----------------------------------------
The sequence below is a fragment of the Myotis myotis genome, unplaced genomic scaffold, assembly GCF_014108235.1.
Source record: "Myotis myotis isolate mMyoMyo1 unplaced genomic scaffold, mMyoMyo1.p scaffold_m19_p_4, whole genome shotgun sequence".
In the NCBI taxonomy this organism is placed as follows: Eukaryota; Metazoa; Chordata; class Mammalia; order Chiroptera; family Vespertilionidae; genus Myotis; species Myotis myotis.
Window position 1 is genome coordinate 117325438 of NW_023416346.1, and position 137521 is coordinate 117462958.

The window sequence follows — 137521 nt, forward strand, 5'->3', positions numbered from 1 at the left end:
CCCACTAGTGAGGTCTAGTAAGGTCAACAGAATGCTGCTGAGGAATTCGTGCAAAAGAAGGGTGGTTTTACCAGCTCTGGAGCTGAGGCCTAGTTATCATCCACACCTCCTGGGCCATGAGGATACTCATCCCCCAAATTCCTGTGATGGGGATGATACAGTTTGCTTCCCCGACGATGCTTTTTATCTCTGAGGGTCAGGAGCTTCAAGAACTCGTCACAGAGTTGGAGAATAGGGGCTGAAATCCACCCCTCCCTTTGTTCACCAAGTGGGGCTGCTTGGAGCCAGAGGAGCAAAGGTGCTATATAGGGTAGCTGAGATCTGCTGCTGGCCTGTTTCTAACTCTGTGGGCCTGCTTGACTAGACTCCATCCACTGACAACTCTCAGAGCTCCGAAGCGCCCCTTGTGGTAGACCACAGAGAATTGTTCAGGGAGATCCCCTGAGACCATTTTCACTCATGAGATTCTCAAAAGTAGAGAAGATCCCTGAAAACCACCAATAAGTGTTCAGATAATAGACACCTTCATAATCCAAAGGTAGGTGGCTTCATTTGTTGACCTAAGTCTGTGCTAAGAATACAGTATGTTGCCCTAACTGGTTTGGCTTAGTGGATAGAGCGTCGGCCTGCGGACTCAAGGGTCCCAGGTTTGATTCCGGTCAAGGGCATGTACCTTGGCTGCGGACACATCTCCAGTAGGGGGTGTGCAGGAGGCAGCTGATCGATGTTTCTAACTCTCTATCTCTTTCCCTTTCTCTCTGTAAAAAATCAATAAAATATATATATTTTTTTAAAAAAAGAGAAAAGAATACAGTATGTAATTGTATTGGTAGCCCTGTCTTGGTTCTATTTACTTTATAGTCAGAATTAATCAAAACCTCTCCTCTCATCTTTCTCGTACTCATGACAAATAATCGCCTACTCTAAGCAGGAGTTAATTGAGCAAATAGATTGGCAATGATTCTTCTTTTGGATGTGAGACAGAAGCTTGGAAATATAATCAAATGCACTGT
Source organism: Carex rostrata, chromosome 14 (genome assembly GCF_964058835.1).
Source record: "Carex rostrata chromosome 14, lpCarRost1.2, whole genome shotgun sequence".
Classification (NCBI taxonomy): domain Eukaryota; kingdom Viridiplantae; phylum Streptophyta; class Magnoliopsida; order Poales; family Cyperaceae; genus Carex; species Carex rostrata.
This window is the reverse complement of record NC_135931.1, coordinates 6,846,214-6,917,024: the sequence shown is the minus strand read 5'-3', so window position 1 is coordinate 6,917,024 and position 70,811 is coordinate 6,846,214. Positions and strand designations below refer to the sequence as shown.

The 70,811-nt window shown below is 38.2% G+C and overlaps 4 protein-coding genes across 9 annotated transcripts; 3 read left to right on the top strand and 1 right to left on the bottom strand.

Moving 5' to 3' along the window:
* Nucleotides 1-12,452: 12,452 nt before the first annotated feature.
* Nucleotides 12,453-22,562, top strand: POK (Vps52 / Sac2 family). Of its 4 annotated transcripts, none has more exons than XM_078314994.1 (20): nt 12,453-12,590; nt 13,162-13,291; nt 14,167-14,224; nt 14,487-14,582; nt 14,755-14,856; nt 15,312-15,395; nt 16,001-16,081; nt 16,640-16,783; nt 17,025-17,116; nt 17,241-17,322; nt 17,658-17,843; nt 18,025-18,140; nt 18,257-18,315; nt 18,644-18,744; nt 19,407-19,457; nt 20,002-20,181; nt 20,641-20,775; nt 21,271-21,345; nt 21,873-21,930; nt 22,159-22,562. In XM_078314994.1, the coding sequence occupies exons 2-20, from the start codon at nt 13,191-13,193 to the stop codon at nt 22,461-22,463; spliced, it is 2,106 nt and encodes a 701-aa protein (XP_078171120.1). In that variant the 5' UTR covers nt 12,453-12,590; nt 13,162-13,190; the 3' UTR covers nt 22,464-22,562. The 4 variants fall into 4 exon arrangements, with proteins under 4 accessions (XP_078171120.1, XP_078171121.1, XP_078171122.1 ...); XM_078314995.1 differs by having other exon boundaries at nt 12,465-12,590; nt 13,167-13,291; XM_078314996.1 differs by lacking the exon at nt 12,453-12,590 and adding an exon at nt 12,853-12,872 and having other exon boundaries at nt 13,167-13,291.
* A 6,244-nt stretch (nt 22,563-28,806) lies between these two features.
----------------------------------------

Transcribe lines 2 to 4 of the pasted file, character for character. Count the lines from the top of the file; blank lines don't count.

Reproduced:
Source record: "Myotis myotis isolate mMyoMyo1 unplaced genomic scaffold, mMyoMyo1.p scaffold_m19_p_4, whole genome shotgun sequence".
In the NCBI taxonomy this organism is placed as follows: Eukaryota; Metazoa; Chordata; class Mammalia; order Chiroptera; family Vespertilionidae; genus Myotis; species Myotis myotis.
Window position 1 is genome coordinate 117325438 of NW_023416346.1, and position 137521 is coordinate 117462958.